Clark, G A. Phase Retrieval from Modulus Using Homeomorphic Signal Processing and the Complex Cepstrum: An Algorithm for Lightning Protection Systems. United States. https://doi.org/10.2172/15014444
Clark, G A. 2004. "Phase Retrieval from Modulus Using Homeomorphic Signal Processing and the Complex Cepstrum: An Algorithm for Lightning Protection Systems". United States. https://doi.org/10.2172/15014444. https://www.osti.gov/servlets/purl/15014444.
@article{osti_15014444,
title = {Phase Retrieval from Modulus Using Homeomorphic Signal Processing and the Complex Cepstrum: An Algorithm for Lightning Protection Systems},
author = {Clark, G A},
abstractNote = {In general, the Phase Retrieval from Modulus problem is very difficult. In this report, we solve the difficult, but somewhat more tractable case in which we constrain the solution to a minimum phase reconstruction. We exploit the real-and imaginary part sufficiency properties of the Fourier and Hilbert Transforms of causal sequences to develop an algorithm for reconstructing spectral phase given only spectral modulus. The algorithm uses homeomorphic signal processing methods with the complex cepstrum. The formal problem of interest is: Given measurements of only the modulus {vert_bar}H(k){vert_bar} (no phase) of the Discrete Fourier Transform (DFT) of a real, finite-length, stable, causal time domain signal h(n), compute a minimum phase reconstruction {cflx h}(n) of the signal. Then compute the phase of {cflx h}(n) using a DFT, and exploit the result as an estimate of the phase of h(n). The development of the algorithm is quite involved, but the final algorithm and its implementation are very simple. This work was motivated by a Phase Retrieval from Modulus Problem that arose in LLNL Defense Sciences Engineering Division (DSED) projects in lightning protection for buildings. The measurements are limited to modulus-only spectra from a spectrum analyzer. However, it is desired to perform system identification on the building to compute impulse responses and transfer functions that describe the amount of lightning energy that will be transferred from the outside of the building to the inside. This calculation requires knowledge of the entire signals (both modulus and phase). The algorithm and software described in this report are proposed as an approach to phase retrieval that can be used for programmatic needs. This report presents a brief tutorial description of the mathematical problem and the derivation of the phase retrieval algorithm. The efficacy of the theory is demonstrated using simulated signals that meet the assumptions of the algorithm. We see that for the noiseless case, the reconstructions are extremely accurate. When moderate to heavy simulated white Gaussian noise was added, the algorithm performance remained reasonably robust, especially in the low frequency part of the spectrum, which is the part of most interest for lightning protection. Limitations of the algorithm include the following: (1) It does not account for noise in the given spectral modulus. Fortunately, the lightning protection signals of interest generally have a reasonably high signal-to-noise ratio (SNR). (2) The DFT length N must be even and larger than the length of the nonzero part of the measured signals. These constraints are simple to meet in practice. (3) Regardless of the properties of the actual signal h(n), the phase retrieval results are constrained to have the minimum phase property. In most problems of practical interest, these assumptions are very reasonable and probably valid. They are reasonable assumptions for Lightning Protection applications. Proposed future work includes (a) Evaluating the efficacy of the algorithm with real Lightning Protection signals from programmatic applications, (b) Performing a more rigorous analysis of noise effects, (c) Using the algorithm along with advanced system identification algorithms to estimate impulse responses and transfer functions, (d) Developing algorithms to deal with measured partial (truncated) spectral moduli, and (e) R & D of phase retrieval algorithms that specifically deal with general (not necessarily minimum phase) signals, and noisy spectral moduli.},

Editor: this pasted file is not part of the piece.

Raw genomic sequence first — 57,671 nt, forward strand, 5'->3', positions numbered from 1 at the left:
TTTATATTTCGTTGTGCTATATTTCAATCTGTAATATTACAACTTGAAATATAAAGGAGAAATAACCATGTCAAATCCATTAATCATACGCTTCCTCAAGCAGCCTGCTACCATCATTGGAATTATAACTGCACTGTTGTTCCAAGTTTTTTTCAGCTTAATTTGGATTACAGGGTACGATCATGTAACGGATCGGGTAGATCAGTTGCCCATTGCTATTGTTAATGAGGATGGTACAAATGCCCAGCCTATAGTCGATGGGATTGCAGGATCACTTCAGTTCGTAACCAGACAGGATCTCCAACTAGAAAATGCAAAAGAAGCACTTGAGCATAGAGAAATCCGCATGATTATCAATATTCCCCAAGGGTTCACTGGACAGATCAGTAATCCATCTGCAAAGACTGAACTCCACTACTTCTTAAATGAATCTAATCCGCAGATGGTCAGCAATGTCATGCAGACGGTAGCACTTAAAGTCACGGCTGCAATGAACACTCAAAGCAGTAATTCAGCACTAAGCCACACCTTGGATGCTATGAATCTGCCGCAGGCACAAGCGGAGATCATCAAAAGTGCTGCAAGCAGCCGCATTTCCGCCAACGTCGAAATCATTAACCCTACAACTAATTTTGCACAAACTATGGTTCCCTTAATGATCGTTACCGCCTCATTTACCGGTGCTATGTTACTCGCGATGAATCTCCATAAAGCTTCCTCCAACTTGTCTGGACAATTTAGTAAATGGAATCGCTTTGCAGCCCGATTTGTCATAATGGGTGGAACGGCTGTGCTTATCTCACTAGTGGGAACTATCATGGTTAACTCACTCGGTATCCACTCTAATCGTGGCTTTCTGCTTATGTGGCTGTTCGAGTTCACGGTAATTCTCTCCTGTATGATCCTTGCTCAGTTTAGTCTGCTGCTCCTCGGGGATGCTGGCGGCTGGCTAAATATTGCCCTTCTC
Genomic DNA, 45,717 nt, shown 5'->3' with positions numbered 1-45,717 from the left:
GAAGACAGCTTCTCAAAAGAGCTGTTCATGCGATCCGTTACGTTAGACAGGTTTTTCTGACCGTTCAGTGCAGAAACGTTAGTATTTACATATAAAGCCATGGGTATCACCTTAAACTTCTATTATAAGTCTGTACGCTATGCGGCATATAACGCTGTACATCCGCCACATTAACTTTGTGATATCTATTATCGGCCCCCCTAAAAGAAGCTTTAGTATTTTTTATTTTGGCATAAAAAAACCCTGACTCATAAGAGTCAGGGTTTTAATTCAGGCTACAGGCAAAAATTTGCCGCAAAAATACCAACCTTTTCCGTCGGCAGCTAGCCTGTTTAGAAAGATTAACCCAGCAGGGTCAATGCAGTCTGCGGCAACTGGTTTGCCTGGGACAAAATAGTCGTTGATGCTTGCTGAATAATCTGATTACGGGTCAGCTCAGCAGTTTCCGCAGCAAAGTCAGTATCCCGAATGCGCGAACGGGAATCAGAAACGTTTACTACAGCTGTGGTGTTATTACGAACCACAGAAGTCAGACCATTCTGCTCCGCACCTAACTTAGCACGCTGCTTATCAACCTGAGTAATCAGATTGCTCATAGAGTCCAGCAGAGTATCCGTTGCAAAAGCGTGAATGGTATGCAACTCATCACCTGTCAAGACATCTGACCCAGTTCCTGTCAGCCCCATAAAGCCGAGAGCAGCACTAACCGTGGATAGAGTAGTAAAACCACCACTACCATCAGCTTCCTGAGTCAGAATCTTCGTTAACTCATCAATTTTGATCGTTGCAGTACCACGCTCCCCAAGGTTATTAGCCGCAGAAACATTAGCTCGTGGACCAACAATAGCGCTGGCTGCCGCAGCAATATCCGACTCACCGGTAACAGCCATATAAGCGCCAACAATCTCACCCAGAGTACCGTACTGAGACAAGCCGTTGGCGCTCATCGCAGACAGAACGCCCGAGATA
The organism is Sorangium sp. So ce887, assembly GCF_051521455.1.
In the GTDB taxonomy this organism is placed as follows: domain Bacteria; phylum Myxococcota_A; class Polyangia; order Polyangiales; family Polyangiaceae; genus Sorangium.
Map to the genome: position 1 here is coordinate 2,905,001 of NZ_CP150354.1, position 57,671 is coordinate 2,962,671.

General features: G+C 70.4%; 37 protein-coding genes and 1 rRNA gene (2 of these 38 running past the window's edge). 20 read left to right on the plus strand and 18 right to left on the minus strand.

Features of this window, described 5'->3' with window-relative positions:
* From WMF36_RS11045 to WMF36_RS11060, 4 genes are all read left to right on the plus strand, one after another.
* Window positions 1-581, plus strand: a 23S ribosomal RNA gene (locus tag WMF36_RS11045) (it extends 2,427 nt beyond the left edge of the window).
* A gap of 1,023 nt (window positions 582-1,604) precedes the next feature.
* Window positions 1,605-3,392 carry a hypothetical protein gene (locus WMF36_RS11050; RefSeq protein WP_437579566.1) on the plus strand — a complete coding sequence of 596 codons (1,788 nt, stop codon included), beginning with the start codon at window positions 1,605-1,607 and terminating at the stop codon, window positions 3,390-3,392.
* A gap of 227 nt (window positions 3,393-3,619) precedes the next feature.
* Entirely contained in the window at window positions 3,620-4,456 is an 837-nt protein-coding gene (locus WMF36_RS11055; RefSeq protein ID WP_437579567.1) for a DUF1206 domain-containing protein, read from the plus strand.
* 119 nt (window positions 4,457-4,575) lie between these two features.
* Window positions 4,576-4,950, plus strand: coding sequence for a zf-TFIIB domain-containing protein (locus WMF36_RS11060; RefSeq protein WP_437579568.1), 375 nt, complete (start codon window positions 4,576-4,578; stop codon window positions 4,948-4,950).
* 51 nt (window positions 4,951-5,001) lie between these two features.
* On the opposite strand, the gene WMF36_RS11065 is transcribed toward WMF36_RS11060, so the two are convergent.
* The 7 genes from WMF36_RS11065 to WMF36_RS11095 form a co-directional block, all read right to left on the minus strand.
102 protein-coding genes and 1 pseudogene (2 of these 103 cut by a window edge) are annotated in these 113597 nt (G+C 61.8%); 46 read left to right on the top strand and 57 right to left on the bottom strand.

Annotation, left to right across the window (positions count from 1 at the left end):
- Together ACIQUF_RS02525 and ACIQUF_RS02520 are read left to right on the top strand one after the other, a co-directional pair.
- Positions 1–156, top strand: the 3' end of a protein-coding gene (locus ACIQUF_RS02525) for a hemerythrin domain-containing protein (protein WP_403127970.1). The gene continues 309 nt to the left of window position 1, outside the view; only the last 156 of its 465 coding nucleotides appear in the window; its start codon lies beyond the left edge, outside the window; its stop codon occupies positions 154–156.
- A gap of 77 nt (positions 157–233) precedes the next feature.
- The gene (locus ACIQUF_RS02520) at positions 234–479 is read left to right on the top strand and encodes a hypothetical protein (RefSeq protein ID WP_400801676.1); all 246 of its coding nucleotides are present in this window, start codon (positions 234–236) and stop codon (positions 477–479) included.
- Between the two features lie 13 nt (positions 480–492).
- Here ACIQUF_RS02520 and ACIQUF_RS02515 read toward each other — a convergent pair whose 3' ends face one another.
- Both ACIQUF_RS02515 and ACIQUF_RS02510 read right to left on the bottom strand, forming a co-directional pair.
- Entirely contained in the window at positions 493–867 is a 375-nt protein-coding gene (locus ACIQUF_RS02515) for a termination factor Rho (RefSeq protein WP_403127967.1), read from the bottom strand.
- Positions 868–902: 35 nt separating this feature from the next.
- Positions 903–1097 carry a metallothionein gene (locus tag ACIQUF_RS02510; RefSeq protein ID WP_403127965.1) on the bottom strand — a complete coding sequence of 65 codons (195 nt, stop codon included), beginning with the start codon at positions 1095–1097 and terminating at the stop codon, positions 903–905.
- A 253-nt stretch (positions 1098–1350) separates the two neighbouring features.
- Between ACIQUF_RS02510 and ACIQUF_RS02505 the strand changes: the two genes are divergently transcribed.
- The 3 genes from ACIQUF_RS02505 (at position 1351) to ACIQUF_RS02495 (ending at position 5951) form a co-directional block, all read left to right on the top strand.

doi = {10.2172/15014444},
url = {https://www.osti.gov/biblio/15014444}, journal = {},
number = ,
volume = ,
place = {United States},
year = {2004},
month = {6}
}